James Thomson 35:43

Normally, I want to wrap up our conversation today by asking you a little bit of a loaded question. I know some of these investors are paying fairly high multiples for some of the private label brands they’re buying. How do you see them getting the value they need out of that investment? these private label brands that have grown quickly, and it only convinces somebody that they’re ripe for purchase? How do these investors get their value out of these businesses? What do investors need to do to take it to the next level?

Norm Farrar 36:13

Well, I think you have to gauge the business you’re going to be buying. And if the business is already fully optimized, and it has whatever growth it is, that’s simple. But as an investor going out and trying to find a business, that quality quite hasn’t blossomed. They don’t understand PPC properly. They haven’t built their community, great brand. Great look. That’s where the investor can take their time, as long as they have the team and build up and blow up the company. There’s so many opportunities, I see it all the time where I’m looking at fairly good. I’m talking about just recently, this week, I’m looking at this eight figure $16 million company on Amazon, and I’m looking at their listings and going to give it to me just, you know,

James Thomson 37:11

I wish, that’s beautiful. If you can take that on and make the easy upgrades. 

Norm Farrar 37:16

Yeah, but it’s finding those diamonds in the rough and it doesn’t even have to be a diamond, it could be a piece of coal. But there’s so many sellers out there that just don’t have that expertise. So out of a 10 you’re looking at a five or look at a six where you’ve got that wiggle room to bring in your group and to make this thing pop to become the authority. Too many too many brands are afraid to spend any money to become the authority, and there’s so many out there that could just do a fantastic job. That’s where you take advantage as an investor.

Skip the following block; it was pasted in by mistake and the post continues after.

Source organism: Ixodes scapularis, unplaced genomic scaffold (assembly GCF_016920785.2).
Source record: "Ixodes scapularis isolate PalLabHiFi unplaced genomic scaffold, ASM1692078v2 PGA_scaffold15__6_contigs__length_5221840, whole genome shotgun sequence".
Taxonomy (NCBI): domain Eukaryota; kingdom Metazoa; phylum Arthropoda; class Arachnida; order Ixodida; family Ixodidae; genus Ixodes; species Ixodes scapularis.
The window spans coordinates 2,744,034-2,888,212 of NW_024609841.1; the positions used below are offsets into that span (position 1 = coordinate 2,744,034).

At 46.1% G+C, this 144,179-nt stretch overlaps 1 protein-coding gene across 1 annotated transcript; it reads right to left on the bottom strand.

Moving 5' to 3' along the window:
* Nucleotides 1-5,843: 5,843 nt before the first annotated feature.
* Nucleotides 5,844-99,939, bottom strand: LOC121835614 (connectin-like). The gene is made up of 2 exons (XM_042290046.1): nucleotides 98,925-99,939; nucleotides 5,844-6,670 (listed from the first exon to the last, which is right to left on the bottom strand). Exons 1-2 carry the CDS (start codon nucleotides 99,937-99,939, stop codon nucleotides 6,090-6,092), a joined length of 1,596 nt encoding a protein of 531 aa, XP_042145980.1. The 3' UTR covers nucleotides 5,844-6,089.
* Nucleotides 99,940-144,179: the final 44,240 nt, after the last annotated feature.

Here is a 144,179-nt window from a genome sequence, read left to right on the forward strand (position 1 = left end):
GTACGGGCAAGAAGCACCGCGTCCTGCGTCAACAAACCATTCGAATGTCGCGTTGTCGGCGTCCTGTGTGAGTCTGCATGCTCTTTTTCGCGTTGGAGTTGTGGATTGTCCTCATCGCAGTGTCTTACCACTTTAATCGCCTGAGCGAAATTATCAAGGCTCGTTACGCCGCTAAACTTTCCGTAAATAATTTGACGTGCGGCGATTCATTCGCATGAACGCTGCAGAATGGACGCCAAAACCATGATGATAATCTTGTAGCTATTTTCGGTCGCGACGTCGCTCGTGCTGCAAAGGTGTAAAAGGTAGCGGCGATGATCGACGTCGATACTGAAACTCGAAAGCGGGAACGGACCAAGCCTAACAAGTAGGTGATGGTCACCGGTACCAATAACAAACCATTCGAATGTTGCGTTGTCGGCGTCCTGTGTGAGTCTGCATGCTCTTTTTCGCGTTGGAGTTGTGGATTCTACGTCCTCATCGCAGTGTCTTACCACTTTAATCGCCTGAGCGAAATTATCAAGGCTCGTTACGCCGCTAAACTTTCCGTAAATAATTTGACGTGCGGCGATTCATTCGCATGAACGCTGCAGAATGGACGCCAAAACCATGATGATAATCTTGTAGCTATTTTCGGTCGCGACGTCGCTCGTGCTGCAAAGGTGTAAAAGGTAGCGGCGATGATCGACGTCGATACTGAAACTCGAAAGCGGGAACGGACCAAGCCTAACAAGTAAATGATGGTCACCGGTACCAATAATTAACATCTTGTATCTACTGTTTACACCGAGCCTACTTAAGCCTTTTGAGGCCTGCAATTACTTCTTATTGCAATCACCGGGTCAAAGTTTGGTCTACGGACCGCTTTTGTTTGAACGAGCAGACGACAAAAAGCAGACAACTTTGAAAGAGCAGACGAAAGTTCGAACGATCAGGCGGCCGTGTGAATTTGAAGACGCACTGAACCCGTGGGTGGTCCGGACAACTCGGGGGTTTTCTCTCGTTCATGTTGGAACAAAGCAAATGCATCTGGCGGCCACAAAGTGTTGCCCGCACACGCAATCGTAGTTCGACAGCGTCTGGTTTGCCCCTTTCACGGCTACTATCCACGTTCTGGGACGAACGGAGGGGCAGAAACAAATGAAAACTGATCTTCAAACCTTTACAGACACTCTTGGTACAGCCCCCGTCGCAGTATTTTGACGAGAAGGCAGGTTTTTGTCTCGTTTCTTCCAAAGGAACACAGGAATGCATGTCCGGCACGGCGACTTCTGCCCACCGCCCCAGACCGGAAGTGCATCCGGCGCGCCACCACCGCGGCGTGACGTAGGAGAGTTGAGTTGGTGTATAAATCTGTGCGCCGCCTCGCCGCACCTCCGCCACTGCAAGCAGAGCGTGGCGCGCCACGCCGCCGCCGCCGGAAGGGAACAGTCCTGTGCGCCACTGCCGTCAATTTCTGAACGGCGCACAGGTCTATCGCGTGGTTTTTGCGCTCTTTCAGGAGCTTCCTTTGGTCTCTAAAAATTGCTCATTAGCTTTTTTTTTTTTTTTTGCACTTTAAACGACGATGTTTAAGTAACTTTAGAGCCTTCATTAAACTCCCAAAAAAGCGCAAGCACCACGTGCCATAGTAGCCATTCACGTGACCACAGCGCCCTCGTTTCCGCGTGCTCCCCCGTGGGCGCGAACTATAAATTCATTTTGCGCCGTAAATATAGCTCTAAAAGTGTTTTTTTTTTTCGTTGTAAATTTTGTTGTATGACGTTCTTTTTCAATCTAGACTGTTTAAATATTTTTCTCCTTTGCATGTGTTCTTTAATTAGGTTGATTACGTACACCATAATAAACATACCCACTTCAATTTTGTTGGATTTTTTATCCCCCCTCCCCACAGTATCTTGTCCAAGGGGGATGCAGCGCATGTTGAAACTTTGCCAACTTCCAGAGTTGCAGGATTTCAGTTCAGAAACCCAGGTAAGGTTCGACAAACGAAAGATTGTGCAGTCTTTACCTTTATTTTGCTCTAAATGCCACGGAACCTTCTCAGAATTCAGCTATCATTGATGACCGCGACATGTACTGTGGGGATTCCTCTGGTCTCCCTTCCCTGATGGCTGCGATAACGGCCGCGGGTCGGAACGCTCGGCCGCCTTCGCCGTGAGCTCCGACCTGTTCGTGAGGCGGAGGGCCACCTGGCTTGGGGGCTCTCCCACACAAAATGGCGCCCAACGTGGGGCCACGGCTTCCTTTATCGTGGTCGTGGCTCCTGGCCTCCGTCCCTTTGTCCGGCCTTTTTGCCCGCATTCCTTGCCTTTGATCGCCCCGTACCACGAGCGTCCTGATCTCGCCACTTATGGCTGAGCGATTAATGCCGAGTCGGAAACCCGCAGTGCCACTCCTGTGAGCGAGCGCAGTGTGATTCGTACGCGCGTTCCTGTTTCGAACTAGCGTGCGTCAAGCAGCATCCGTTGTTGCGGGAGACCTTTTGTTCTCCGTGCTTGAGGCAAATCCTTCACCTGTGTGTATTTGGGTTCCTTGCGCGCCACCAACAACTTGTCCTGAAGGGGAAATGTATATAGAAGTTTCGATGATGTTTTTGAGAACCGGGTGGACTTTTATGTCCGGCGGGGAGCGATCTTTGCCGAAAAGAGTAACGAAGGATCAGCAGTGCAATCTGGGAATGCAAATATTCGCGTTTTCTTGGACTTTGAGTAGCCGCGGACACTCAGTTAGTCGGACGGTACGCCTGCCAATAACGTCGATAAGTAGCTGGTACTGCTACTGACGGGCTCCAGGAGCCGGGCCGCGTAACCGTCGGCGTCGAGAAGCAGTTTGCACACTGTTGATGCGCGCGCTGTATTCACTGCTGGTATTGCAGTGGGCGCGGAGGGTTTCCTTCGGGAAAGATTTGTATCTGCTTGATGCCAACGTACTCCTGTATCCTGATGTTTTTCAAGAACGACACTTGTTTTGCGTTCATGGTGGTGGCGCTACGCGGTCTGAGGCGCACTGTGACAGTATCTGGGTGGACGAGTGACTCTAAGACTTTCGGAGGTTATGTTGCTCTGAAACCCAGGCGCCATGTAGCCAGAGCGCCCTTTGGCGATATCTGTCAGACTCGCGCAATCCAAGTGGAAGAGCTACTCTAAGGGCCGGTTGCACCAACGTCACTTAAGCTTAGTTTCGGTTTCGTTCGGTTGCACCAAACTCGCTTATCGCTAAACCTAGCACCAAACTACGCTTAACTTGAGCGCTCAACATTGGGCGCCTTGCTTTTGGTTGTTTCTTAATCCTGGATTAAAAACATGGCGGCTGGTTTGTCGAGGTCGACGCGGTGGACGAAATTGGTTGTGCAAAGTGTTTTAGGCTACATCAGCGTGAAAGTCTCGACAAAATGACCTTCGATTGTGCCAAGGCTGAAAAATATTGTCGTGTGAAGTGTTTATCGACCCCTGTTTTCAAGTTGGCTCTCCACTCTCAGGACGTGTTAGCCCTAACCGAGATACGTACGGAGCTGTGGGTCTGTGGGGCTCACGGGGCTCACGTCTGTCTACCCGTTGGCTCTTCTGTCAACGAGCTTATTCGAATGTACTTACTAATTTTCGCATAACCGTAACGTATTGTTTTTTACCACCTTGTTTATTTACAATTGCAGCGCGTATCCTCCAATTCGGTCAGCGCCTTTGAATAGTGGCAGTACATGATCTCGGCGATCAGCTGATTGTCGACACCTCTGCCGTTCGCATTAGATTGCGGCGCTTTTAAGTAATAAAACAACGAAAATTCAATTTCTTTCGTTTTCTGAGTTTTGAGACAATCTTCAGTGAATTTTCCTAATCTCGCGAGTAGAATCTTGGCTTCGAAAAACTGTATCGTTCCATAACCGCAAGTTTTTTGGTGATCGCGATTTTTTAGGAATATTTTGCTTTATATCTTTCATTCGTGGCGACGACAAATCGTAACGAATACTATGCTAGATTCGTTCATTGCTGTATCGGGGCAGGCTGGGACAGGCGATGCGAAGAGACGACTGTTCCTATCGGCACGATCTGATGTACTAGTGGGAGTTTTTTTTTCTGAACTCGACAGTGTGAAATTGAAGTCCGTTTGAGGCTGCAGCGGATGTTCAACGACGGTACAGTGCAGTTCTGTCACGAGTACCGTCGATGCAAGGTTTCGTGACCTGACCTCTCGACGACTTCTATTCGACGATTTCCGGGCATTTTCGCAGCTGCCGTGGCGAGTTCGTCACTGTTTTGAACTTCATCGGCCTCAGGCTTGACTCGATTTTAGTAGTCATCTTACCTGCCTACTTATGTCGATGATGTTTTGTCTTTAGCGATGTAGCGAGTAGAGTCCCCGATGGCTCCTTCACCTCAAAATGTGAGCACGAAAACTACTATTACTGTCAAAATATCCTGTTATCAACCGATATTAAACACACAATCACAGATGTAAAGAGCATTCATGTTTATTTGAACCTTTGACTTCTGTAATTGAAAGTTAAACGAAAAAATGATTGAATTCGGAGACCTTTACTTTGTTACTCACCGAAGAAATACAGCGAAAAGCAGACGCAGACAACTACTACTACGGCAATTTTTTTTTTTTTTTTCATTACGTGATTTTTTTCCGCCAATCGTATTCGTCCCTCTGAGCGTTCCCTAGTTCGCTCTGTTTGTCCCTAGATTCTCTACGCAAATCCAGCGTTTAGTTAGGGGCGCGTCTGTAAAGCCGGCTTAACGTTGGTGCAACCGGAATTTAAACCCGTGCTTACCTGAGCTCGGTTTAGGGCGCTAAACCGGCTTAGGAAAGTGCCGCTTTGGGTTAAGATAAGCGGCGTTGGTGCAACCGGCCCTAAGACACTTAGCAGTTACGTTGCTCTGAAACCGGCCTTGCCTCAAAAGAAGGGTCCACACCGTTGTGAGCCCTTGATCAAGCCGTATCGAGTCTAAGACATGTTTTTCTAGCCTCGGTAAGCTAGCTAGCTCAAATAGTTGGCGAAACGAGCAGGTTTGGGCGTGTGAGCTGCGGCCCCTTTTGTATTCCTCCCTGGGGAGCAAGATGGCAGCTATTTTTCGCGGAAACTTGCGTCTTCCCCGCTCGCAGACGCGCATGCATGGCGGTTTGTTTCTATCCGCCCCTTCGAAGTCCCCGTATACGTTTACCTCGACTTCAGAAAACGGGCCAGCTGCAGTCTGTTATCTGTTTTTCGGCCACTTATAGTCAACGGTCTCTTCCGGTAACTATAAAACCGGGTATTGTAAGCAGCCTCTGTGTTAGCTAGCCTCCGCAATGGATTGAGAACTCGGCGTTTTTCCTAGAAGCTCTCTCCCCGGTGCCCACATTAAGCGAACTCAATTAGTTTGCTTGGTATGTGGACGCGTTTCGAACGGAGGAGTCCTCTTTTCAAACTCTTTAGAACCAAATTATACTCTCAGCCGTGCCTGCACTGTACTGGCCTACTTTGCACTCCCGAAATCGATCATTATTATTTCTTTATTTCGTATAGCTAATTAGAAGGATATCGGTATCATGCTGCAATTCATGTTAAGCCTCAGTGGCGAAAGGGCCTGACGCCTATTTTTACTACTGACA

James Thomson 37:54

Norm, I want to thank you for joining us today on the Buy Box Experts Podcast. For those of you interested in learning more about the Centurion League, please visit privatelabellegion.com/mastermind. Join us again next time on the Buy Box Experts Podcast. Today’s episode is brought to you by GETIDA. GETIDA is a global leader in Amazon FBA, auditing and reimbursements. GETIDA analyzes your Amazon data, reconciles your FBA inventory and files claims reimbursements on your behalf. No obligations, no hidden fees, just GETIDA recovering your money. GETIDA helps you get your money back into your pockets so you can focus on investing in more inventory and growing your business. To learn more, check out getida.com. That’s getida.com.

Outro 38:45

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Meet the Speakers

Norm Farrar

Norm Farrar

Norm Farrar “The Beard Guy, Co-founder of the Centurion League